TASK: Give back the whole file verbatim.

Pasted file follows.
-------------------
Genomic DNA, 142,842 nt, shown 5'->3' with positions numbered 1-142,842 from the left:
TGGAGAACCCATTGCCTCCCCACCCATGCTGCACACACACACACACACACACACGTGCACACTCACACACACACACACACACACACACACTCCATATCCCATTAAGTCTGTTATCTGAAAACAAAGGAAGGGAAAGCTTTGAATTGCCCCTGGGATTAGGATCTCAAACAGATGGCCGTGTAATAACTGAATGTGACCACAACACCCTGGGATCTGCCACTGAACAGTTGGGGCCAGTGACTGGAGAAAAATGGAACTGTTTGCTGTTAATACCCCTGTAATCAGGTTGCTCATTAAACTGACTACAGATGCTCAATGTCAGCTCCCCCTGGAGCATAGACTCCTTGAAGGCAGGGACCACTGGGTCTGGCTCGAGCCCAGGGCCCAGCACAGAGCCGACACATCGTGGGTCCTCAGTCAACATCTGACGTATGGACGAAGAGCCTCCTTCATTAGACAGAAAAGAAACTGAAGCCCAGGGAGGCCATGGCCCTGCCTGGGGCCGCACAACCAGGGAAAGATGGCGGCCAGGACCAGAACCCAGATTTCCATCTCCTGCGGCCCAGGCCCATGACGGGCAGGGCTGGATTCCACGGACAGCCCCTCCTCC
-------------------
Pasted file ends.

Genomic DNA, 142,842 nt, shown 5'->3' with positions numbered 1-142,842 from the left:
TGGAGAACCCATTGCCTCCCCACCCATGCTGCACACACACACACACACACACACGTGCACACTCACACACACACACACACACACACACACTCCATATCCCATTAAGTCTGTTATCTGAAAACAAAGGAAGGGAAAGCTTTGAATTGCCCCTGGGATTAGGATCTCAAACAGATGGCCGTGTAATAACTGAATGTGACCACAACACCCTGGGATCTGCCACTGAACAGTTGGGGCCAGTGACTGGAGAAAAATGGAACTGTTTGCTGTTAATACCCCTGTAATCAGGTTGCTCATTAAACTGACTACAGATGCTCAATGTCAGCTCCCCCTGGAGCATAGACTCCTTGAAGGCAGGGACCACTGGGTCTGGCTCGAGCCCAGGGCCCAGCACAGAGCCGACACATCGTGGGTCCTCAGTCAACATCTGACGTATGGACGAAGAGCCTCCTTCATTAGACAGAAAAGAAACTGAAGCCCAGGGAGGCCATGGCCCTGCCTGGGGCCGCACAACCAGGGAAAGATGGCGGCCAGGACCAGAACCCAGATTTCCATCTCCTGCGGCCCAGGCCCATGACGGGCAGGGCTGGATTCCACGGACAGCCCCTCCTCC